• However, if the third predetermined time period expires without any such activity at the data input means, processing returns to step 502 and the portable computing device 100 returns to the inactive/sleep state.
  • FIG. 9 is a flow chart that depicts, in detail, the sequence of steps performed by the light controller 184 on a portable computing device 100 having a reflective, trans-reflective or transmissive LCD display 122.
  • Initially, at step 600, the portable computing device 100 is in an inactive state, such as a sleep state; and the display backlight 182 and the keyboard backlight 183 are at a minimum intensity, such as off.
  • At step 602, the data processing means 102 waits for activity on the data input means, such as by pressing a key on the keyboard 132, rotating the thumbwheel 148 or depressing the escape key 160. If the user of the portable computing device 100 activates the data input means the portable computing device 100 exits the inactive state, and processing jumps to step 604.
  • Typically, when the user depresses a key on the keyboard 132 or the escape key 160, the data processing means 102 processes the activity as a key stroke, and uses the key stroke as a data input to one of the computer programs 158. Further, typically when the user rotates or depresses the thumbwheel 148, the 1 data processing means 102 processes the activity as a navigation input to the operating system or one of the computer programs 158. However, at step 602, since the activity on the data input means is used to exit the portable computing device 100 from the inactive state, the data processing means 102 suppresses the normal effect (data input, navigation input) of the activity.
  • At step 604, the light controller 184 determines the ambient light level at the portable computing device 100, via the ambient light sensor 170. At step 606, the light controller 184 compares the determined light level against a first predetermined threshold level. Typically, the first predetermined threshold level is intermediate an illumination level corresponding to dusk, and an illumination level corresponding to night.
  • If the determined light level is less than the first predetermined threshold level, at step 608 the light controller 184 sets the intensity of the display backlight 182 to a second intensity level. Typically, the second intensity level is a dim backlight intensity that is slightly greater than the minimal/off intensity level. The dim backlight intensity is sufficient to allow the information displayed on the display 122 to be viewed at night, without “blinding” the user of the portable computing device 100.
  • In addition, preferably the light controller 184 sets the intensity of the keyboard/keypad backlight 183 to a dim keyboard intensity (brighter than off). As above, the dim keyboard intensity is sufficient to allow the key identifier information printed on the keys to be viewed at night, without “blinding” the user of the portable computing device 100.
  • If the determined light level is not less than the first predetermined threshold level, at step 610 the light controller 184 compares the determined light level against a second predetermined threshold level. Typically, the second predetermined threshold level is intermediate an illumination level corresponding to exposure to sunlight, and the illumination level corresponding to dusk.
  • If the determined light level is greater than the second predetermined threshold level, at step 612 the light controller 184 sets the intensity of the display backlight 182 to a third intensity level. Typically, the third intensity level is the minimal/off intensity level. In addition, preferably the light controller 184 turns off the keyboard/keypad backlight 183.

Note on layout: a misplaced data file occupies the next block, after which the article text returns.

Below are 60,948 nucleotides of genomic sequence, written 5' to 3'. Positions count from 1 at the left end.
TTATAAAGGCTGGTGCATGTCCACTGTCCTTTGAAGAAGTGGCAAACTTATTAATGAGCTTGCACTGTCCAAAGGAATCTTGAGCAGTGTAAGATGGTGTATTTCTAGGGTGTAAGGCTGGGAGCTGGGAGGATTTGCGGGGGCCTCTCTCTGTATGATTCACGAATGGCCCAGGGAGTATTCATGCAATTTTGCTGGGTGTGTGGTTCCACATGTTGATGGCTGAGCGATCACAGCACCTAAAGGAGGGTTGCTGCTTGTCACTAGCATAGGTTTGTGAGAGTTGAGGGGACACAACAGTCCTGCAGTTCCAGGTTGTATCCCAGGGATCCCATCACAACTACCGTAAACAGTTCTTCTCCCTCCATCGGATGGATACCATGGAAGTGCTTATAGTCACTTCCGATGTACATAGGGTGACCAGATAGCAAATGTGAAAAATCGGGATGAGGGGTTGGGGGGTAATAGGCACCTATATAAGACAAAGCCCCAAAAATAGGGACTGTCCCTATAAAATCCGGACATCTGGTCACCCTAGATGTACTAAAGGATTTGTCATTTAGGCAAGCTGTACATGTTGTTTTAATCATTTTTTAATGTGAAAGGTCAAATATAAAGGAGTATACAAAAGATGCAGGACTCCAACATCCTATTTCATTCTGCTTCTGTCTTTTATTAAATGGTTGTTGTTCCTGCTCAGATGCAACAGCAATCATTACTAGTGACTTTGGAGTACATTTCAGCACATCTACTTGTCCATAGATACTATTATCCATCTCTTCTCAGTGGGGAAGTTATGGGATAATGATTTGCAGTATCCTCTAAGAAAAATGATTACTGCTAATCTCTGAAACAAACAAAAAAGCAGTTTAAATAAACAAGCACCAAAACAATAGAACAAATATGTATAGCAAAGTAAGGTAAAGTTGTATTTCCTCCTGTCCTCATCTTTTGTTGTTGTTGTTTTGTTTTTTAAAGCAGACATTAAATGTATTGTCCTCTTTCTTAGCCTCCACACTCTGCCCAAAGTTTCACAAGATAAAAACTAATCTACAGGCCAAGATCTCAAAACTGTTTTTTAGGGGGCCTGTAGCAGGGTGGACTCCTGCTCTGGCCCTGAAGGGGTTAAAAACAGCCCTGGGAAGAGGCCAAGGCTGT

• However, if the determined light level is not greater than the second predetermined threshold level (but is not less than the first predetermined threshold level), at step 614 the light controller 184 sets the intensity of the display backlight 182 to a first intensity level. Typically, the first intensity level is the maximum backlight intensity. The first backlight intensity is sufficient to allow the information displayed on the display 122 to be viewed at dusk, again without “blinding” the user of the portable computing device 100.
  • In addition, preferably the light controller 184 sets the intensity of the keyboard/keypad backlight 183 to a bright backlight intensity (typically the maximum backlight intensity).
  • Thereafter, at step 616, the data processing means 102 waits a first predetermined time period for activity at the data input means (eg. pressing a key on the keyboard 132, rotating the thumbwheel 148 or depressing the escape key 160) or for an e-mail message or a telephone call being received on the portable computing device 100. If the data processing means 102 detects such activity within the first predetermined time period (typically about 10 seconds), processing returns to step 604.
  • However, if the first predetermined time period expires without any such activity, at step 618 the light controller 184 begins to gradually reduce the intensity of the display backlight 182, so as to provide a warning to the user of the portable computing device 100 that the display backlight is about to be turned off. In addition, preferably the light controller 184 also turns off the keyboard backlight 183.
  • Thereafter, at step 620, the data processing means 102 waits a second predetermined time period for activity at the data input means or for an e-mail message or a telephone call being received on the portable computing device 100. If the data processing means 102 detects such activity within the second predetermined time period (typically about 15 seconds), processing returns to step 604.
  • However, if the second predetermined time period expires without any such activity, at step 622 the light controller 184 turns off the display backlight 182.
  • Thereafter, at step 624, the data processing means 102 waits a third predetermined time period for activity at the data input means or for an e-mail message or a telephone call being received on the portable computing device 100. If the data processing means 102 detects such activity within the third predetermined time period (typically about 60 seconds), processing returns to step 604.